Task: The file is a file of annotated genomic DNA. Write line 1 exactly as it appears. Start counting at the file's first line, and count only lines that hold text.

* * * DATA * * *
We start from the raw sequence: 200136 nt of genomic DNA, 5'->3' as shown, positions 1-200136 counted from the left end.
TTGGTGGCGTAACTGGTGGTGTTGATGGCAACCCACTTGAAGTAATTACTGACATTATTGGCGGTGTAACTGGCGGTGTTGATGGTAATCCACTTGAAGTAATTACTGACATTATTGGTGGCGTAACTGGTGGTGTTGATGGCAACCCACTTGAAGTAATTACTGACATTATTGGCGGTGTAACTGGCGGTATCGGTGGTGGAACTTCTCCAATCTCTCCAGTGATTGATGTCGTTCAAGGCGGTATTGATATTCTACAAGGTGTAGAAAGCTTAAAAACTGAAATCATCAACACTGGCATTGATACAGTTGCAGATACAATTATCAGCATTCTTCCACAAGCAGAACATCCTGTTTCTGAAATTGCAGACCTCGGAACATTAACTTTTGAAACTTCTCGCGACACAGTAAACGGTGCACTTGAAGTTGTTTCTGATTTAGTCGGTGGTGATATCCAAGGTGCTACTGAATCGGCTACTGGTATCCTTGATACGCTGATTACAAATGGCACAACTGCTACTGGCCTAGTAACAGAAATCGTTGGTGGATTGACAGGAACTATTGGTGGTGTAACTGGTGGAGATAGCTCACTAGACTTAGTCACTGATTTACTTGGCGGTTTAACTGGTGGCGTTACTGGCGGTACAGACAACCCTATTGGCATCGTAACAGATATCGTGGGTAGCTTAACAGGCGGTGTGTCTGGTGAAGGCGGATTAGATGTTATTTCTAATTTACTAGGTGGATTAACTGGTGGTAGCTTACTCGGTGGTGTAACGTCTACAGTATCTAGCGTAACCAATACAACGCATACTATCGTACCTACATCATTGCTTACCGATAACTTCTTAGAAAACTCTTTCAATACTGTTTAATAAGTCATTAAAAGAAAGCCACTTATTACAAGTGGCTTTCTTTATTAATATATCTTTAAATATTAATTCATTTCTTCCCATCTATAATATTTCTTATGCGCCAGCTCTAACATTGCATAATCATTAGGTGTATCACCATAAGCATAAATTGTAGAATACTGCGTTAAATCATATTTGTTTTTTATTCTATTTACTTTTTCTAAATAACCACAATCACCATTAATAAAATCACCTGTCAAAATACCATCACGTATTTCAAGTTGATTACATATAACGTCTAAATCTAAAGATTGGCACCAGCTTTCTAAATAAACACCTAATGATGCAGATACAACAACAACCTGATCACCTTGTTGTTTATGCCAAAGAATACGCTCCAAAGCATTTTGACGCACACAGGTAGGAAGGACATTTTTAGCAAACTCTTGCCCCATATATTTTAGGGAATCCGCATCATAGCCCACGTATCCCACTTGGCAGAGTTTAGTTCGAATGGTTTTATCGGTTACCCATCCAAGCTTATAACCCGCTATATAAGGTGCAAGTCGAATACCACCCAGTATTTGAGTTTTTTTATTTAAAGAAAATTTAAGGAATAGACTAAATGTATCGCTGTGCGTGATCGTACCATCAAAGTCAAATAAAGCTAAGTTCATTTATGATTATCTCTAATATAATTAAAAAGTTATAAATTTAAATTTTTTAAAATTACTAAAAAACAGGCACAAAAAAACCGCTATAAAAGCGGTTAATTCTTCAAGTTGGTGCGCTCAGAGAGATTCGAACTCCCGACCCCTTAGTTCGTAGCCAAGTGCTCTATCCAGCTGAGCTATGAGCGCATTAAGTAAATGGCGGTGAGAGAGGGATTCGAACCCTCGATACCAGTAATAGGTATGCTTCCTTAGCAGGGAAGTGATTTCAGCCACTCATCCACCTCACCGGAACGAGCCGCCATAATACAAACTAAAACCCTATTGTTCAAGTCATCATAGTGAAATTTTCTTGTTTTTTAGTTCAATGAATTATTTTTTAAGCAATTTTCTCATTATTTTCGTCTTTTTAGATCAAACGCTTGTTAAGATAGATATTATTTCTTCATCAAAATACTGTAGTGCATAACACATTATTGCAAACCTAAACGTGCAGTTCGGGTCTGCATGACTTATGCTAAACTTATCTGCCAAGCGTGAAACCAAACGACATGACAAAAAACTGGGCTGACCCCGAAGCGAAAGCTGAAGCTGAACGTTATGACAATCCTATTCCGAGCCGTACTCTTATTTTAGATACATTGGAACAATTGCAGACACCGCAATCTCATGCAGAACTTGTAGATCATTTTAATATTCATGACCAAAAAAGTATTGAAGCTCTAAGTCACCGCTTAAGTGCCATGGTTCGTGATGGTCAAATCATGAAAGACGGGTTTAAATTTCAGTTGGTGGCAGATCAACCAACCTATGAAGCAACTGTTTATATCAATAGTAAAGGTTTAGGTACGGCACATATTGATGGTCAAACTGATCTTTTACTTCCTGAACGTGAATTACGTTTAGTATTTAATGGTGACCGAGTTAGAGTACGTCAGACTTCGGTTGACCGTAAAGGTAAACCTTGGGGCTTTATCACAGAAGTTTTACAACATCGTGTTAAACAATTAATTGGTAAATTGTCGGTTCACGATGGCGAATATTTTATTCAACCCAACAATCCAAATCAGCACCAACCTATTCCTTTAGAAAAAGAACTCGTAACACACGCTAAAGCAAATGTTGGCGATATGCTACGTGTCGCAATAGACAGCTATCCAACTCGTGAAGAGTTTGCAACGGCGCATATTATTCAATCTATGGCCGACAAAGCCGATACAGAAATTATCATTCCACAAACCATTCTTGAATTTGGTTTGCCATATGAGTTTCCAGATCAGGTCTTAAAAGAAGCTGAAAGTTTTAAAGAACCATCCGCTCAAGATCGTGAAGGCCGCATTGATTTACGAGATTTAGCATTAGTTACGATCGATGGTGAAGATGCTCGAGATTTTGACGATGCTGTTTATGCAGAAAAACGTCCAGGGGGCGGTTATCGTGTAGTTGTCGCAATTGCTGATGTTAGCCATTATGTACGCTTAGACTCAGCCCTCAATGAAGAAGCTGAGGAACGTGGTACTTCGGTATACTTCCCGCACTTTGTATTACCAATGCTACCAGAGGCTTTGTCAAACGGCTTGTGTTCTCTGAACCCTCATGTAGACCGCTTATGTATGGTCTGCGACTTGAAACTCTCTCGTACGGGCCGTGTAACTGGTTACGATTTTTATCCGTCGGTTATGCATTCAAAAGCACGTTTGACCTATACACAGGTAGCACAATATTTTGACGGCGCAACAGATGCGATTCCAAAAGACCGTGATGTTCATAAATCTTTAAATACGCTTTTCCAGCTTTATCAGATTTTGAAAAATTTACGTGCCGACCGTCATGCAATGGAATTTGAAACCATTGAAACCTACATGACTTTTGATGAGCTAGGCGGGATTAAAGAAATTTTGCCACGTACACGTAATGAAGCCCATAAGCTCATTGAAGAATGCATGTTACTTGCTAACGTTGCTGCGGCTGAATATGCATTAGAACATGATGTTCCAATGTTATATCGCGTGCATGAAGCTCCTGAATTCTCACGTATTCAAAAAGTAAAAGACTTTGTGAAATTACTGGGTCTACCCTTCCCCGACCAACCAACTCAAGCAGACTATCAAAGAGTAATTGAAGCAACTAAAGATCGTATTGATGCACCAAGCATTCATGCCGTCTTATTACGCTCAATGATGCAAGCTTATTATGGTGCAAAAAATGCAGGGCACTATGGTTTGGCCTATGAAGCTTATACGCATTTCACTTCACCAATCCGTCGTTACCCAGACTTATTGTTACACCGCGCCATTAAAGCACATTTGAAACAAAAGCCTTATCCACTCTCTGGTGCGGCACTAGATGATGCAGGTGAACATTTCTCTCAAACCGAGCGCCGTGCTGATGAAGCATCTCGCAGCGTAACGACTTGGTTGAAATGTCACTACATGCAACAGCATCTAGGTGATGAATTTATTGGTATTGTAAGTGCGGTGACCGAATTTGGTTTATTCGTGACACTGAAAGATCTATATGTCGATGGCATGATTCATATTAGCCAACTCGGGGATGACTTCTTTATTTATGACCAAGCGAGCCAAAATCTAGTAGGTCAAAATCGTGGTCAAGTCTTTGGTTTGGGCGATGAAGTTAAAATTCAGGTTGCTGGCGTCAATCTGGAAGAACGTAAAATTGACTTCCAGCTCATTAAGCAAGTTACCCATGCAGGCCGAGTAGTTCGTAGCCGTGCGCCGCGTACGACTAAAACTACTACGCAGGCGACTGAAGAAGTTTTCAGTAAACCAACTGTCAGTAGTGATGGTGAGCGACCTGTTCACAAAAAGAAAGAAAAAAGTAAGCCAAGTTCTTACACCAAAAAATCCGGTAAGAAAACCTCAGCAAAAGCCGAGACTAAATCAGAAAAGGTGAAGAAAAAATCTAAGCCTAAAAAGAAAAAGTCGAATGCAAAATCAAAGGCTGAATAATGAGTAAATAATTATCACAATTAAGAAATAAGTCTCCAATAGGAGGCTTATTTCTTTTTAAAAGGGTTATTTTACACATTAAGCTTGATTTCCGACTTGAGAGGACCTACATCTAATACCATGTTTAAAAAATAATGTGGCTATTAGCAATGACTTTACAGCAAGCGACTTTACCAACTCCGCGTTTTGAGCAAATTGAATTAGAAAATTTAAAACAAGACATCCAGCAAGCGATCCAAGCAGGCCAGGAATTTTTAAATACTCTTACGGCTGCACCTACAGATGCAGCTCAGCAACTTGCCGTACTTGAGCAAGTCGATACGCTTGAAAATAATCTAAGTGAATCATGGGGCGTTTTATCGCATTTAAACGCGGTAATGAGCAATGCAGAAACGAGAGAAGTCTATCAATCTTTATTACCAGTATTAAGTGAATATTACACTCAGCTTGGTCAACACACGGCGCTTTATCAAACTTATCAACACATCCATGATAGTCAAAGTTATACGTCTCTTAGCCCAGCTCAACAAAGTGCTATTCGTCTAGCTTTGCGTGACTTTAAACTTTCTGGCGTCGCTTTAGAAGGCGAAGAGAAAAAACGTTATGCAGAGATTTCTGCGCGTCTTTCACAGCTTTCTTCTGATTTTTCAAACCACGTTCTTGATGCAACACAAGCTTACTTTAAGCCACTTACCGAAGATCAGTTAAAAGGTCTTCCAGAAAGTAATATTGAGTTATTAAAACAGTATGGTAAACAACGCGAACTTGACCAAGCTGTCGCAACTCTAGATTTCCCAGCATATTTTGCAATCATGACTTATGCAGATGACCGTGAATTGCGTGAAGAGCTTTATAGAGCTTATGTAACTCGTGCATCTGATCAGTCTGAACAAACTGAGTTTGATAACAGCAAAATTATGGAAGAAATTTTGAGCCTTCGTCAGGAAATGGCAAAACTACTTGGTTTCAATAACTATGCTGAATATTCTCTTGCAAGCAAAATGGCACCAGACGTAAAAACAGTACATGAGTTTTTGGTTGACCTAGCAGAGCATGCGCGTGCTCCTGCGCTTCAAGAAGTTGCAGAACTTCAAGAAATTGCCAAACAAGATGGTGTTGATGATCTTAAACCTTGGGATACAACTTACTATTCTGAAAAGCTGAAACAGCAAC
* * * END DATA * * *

We start from the raw sequence: 200136 nt of genomic DNA, 5'->3' as shown, positions 1-200136 counted from the left end.